Open the book at random, and you’ll find Burke’s sparkling prose on every page. His gift for description and for mixing formality and street talk place him among America’s outstanding writers. Here, for example, in the middle of the book, he describes a meeting between Felicity Lourviere, who has unhappily married into a wealthy family, and Clete Purcel, the hard-drinking, hard-fisted buddy of Dave Robicheaux, the renegade lawman and protagonist of this series.
“She was wearing a peasant dress and a beret and tennis shoes and a thin jade necklace. She looked outrageous and mysterious, like an orphan girl who had wandered out of a nineteenth-century novel into the world of the rich and famous. Or was that simply an identity she had manufactured in order to turn a burnt-out bail-skip chaser into a sock puppet? If she was looking for a guy to use, why him? If you wanted a thoroughbred, you didn’t go to an elephant farm.”
Although Light of the World is set in Montana—Robicheaux, Clete, and their families have come to the Big Sky country for a rest from their last brush with death—Burke’s descriptions of Louisiana, Robicheaux’s customary stomping grounds, particularly reveal this great talent for description. When you read his accounts of New Orleans or Cajun country, you hear the jazz, taste the gumbo smell the bayou.
And this is why Light of the World, and some of the other 20 books in this series, especially the more recent ones, so frustrates some readers. Here is a man who can make words sing, who can make poetry of the prosaic, who can seduce readers into turning pages like a strung-out player flipping his scratch sheet at the track, but who then gives us ridiculous plots, stereotypical characters, and hackneyed political ideas.
Let’s look at the plot of Light of the World. Asa Surrette, a mass murderer and possibly a demon—he carries a stench with him of feces and blood, speaks of an ancient evil lineage, and has a mysterious ability to outguess his opponents—has returned form the dead. He’s stalking Alafair, Robicheux’s daughter, for articles she once wrote calling for his execution. He’s also after the writer and professor who owns the house where Alafair is staying because he once shot down one of Surrette’s short stories in class. Other equally unlikely coincidences stretch the imagination. Wyatt Dixon, for example, a rodeo rider whose brain was zapped during electro-shock treatments while in prison, moves randomly to the area, then discovers that he is the son of one of the locals who coincidentally is possessed of enormous power and wealth.
In addition to the reliance on coincidence, Burke adds to the unreality of his tale by the number of dead bodies littering the novel. I lost count by the novel’s end, but would estimate that 15 or 20 people were bumped off, mostly by Robicheaux and his friends. Despite this slaughter, there’s no real investigation to speak of by the time the slaughter ends. (This need by suspense writers to hype a body count has become commonplace. Lee Child of the Jack Reacher series actually makes Robicheaux look like a piker, killing a platoon or more of people in each book).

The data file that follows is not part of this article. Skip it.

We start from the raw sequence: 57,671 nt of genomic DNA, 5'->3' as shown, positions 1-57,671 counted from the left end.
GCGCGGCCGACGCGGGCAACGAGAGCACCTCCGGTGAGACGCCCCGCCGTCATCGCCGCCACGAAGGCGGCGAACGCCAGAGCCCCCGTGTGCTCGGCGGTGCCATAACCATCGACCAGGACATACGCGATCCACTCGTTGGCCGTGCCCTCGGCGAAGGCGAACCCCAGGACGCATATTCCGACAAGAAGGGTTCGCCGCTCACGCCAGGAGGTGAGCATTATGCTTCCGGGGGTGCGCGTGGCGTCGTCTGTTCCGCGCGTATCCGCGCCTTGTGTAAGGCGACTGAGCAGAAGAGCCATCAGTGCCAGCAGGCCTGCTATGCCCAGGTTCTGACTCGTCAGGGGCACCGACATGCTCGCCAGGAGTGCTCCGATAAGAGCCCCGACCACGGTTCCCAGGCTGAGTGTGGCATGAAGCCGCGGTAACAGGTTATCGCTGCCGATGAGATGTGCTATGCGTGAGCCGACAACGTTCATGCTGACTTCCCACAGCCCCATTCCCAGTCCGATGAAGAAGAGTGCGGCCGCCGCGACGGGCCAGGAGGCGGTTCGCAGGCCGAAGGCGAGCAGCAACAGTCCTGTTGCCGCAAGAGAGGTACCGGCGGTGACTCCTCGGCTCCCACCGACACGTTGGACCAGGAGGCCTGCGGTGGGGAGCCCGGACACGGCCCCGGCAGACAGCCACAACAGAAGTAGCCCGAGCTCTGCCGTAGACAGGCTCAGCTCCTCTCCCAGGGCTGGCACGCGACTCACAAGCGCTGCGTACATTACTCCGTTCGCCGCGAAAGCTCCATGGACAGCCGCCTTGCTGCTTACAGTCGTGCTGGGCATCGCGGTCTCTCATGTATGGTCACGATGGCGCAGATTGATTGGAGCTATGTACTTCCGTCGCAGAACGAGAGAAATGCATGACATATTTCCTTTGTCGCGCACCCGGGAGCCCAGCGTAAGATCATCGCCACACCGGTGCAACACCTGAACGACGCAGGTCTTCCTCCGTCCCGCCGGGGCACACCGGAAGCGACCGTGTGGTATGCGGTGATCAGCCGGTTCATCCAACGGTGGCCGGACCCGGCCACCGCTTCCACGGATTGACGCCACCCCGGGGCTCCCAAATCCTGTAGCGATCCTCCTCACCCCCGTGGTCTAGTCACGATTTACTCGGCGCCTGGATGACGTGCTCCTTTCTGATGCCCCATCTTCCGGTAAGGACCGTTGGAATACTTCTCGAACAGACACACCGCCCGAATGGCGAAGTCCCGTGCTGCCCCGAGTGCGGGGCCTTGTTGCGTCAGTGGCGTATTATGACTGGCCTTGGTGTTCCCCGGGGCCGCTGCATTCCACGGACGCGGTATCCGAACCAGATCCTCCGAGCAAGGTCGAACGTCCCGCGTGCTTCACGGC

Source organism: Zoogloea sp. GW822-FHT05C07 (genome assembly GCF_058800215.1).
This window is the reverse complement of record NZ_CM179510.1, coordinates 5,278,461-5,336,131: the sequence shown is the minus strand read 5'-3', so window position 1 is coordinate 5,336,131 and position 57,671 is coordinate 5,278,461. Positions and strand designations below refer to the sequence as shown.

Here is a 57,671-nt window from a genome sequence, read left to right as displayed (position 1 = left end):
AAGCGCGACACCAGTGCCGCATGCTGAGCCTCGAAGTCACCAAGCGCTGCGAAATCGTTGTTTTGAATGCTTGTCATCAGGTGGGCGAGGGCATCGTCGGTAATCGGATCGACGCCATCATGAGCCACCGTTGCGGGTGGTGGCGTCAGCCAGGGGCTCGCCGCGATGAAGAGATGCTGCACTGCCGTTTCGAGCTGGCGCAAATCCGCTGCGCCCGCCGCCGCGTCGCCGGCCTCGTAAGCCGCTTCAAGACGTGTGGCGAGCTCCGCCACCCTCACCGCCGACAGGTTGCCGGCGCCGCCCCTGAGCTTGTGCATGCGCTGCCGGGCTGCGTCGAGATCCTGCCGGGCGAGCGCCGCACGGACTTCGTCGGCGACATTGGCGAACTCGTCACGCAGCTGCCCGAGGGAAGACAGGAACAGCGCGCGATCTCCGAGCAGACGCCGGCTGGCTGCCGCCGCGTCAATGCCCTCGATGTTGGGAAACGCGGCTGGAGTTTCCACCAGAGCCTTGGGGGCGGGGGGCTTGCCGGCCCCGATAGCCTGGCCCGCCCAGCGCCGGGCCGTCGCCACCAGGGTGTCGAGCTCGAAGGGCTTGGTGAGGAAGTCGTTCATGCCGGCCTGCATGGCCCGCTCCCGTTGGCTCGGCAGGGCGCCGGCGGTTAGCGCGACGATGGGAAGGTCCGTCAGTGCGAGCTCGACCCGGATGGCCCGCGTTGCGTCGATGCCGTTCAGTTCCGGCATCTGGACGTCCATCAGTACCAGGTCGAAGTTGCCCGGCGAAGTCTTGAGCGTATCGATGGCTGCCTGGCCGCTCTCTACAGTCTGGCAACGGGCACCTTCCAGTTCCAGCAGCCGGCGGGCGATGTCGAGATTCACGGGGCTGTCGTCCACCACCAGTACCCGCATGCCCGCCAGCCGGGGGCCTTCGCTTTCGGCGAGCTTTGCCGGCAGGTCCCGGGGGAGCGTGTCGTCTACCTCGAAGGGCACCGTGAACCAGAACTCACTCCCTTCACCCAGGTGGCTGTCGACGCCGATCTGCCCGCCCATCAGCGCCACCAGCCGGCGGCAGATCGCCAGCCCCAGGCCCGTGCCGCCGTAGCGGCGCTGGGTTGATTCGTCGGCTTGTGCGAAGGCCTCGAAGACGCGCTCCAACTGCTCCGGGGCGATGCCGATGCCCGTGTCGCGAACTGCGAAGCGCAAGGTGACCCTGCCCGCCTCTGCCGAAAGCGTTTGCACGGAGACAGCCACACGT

Burke makes it easy for us to tell the good guys from the bad guys. The good guys have all the talent and compassion. Alafair is a great writer; Gretchen, Clete’s daughter who once carried out hits on people for the Mafia and who never served any jail time for it, is a budding filmmaker; Molly, Robicheaux’s wife, is an ex-nun and a compassionate woman fighting for every liberal cause that comes her way; Clete, the most interesting character, is an aging man who drinks truckloads of booze, eats fried foods, smokes, and still manages to run around like a man half his age. As for Robicheaux, he is a saint disguised as a cop.
The bad guys are the usual Burkean crew: corporate heads; religious psychopaths; backwoods Christians; working class conservatives duped by the money boys.
In all his books, Burke rails in particular against the rich people and the corporations of the world. This constant raillery should amuse observant readers. Here’s a man who has produced more than 30 books, many of them bestsellers, and who has sold the film rights to several of them, who has the effrontery to blast away at the rich. Like some of our current politicians, he doesn’t seem to have the eyes to see that, by the standards of most people in America and in the world, he is one of the rich.
I have read all 20 of the Robicheaux novels. The first ones in particular meant a great deal to me, not only by entertaining me, but also by influencing me in several areas of my life, most importantly my faith. But with Light of the World my affection—or addiction—to these tales has come to an end.
A sad end, I might add.
Light of the World by James Lee Burke. Simon & Schuster, 2013. 560 pages.